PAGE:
"Lestrade was of the far more sinister opinion this was a coldly calculated murder, and offered a surprisingly imaginative solution. When I arrived he was already leading two officers and the housekeeper about the room in grand fashion, showing them how the crime had occurred. I am able to appreciate a good performance and stayed out of his way as he explained ... 'It is obvious the man feared an intruder and for that reason kept a gun at his bedside with his room locked up tight. He also had protection by way of the stairs, as they creak like an old plank and no one could fail to detect an intruder climbing them at night. The murdered man was indeed safe in every direction Sergeant Hobbs, yet a killer entered unimpeded and was never in danger from this weapon. How is this possible, you ask? Why nothing is simpler. He himself invited the killer in.'

"Up till then, Watson, you may believe I was in complete agreement and nodded for him to go on. Thus emboldened, Lestrade proceeded to stretch his theory like a sheet of rubber ... 'Why should he do this, you ask? That is as obvious to me as this blood stain to you. The killer was a close acquaintance. More important it was someone who knew he used a revolver inside the house, and that neighbors were used to it and would not come running.' "

Holmes wet his lips in his enthusiasm. "Even as holes began to tear in Lestrade's fairy tale I could see the locals were impressed, so held my tongue as he prepared to deliver his coup-de-grace ... 'How do we know they were on intimate terms, you ask? That too is easy to prove, sergeant. The intruder had a spare key to this very bedroom. There was no other way for them to lock the door behind, you see, as the victim's keys are still on the bureau.'

"At this the two officers nodded in wonderful admiration, but the housekeeper was beginning to realize the Inspector's poor aim. On drove Lestrade to the inevitably wrong conclusion, and turning to the old woman ended in a deadly flourish ... 'This leads to but one conclusion: you are the guilty party. You murdered your master, disposed of your spare key to conceal the fact you had one, summoned the police to break down the door, then filled their heads with this looney idea of a suicide.' "

Holmes slapped both knees in a fit of laughter. "Lestrade did not get the expected reaction, I daresay. The poor woman fainted dead away. All he caught on her way down was her wig!"

"And your theory, Holmes? The unpopular one?" I interrupted.

Recovering himself with effort Holmes placed his hand upon my shoulder, and in a voice tinged with mock gravity said to me, "Watson, I am very much afraid Harold Whitworth, of Chauncey Street, has been shot to death by a mouse."

The reader may believe from these chronicles I am prepared to accept without hesitation all the great detective deigns to share, but this last was too much and my expression clearly betrayed me. Holmes took note and pressed his case, "You may have your doubts but I have quite made up my mind. When the housekeeper revived I had my turn to look about the room and it did not take long to dismiss the idea of a human intruder altogether, and draw the more obvious conclusion."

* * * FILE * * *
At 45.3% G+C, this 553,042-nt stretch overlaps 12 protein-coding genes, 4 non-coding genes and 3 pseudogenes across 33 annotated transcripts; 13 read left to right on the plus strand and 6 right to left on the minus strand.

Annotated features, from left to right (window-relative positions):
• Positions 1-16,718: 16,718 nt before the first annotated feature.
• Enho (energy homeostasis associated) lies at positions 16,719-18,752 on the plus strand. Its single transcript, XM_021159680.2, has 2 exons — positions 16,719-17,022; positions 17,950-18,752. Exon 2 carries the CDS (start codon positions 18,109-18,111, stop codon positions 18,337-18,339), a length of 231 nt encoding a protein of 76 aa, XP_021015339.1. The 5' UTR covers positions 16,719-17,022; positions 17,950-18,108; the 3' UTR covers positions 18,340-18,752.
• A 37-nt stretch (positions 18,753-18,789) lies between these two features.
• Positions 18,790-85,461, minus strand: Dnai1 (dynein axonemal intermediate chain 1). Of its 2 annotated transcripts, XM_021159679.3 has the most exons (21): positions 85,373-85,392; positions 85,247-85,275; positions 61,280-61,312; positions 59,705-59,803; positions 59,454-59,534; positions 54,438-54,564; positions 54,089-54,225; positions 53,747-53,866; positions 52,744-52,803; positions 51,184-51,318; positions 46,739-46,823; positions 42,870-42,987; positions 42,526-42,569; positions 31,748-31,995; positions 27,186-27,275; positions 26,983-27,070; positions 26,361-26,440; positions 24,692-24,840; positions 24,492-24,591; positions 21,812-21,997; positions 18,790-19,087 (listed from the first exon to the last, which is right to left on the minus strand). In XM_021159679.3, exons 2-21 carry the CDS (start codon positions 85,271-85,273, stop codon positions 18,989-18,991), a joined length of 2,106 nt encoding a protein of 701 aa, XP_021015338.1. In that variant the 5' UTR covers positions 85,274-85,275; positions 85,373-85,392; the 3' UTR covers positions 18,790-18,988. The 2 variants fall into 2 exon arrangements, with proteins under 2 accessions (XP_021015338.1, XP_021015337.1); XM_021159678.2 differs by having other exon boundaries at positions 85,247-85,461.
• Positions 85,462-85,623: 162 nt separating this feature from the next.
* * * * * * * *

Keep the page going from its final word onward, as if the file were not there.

"More obvious? That a mouse has committed amurder?"

"Certainly. A fat little rodent, possibly the very criminal in question, crossed my path while I was inspecting the walls. That the creature in all probability scampered up the bedding and across the lamp-stand to discharge this revolver is another consequence of Harold's poor judgment, as he kept a wedge of cheese there for late night hunger pangs."

"And yet the weapon was found behind a chair?"

"Really, Watson, have you never heard of recoil? Still I fear there will be two sad postscripts to this affair," he concluded with renewed levity. "I have carelessly allowed the criminal to escape, which will certainly go against me in your little histories. And should it ever go to trial we could never make a case for murder, as the court will certainly have it changed to accidental homicide." I looked up at this droll remark to see a broad grin spreading across his face. It may be said by those who knew him best Sherlock Holmes enjoyed his personal humor immensely, even about subjects the reader must consider immoderate. Certainly his humor was as distinctive as every other part of his makeup, but when it involved human suffering I did not share in that irreverence and said so.

"In any case," remarked he in some disappointment, "I have let them know my theory, and we shall see if Lestrade comes around or continues on his present course. He has already put the neighborhood police on the case and is now looking into the housekeeper's sordid past in the church choir. But for us, Watson, there is something more pressing than a deadly rodent."

"And that is?"

"Our supper! The breeze from downstairs tells me there is an excellent ham coming out of the oven." And so saying he rested the weapon gently upon the desk and led the way.


The tragedy indeed proved unequal to the banquet, during which our conversation abandoned the affair at Chauncey Street, and came around to the life we again shared after Holmes' long absence. This glad conversation continued upon the stairs. "Yes, Watson, we are surely in a finely feathered nest. I've a steady torrent of cases to welcome me home, thanks to your publicizing my modest talents. And our apartments, though marked by continual want of airing out for which your cigars are chiefly to blame, are quite comfortable."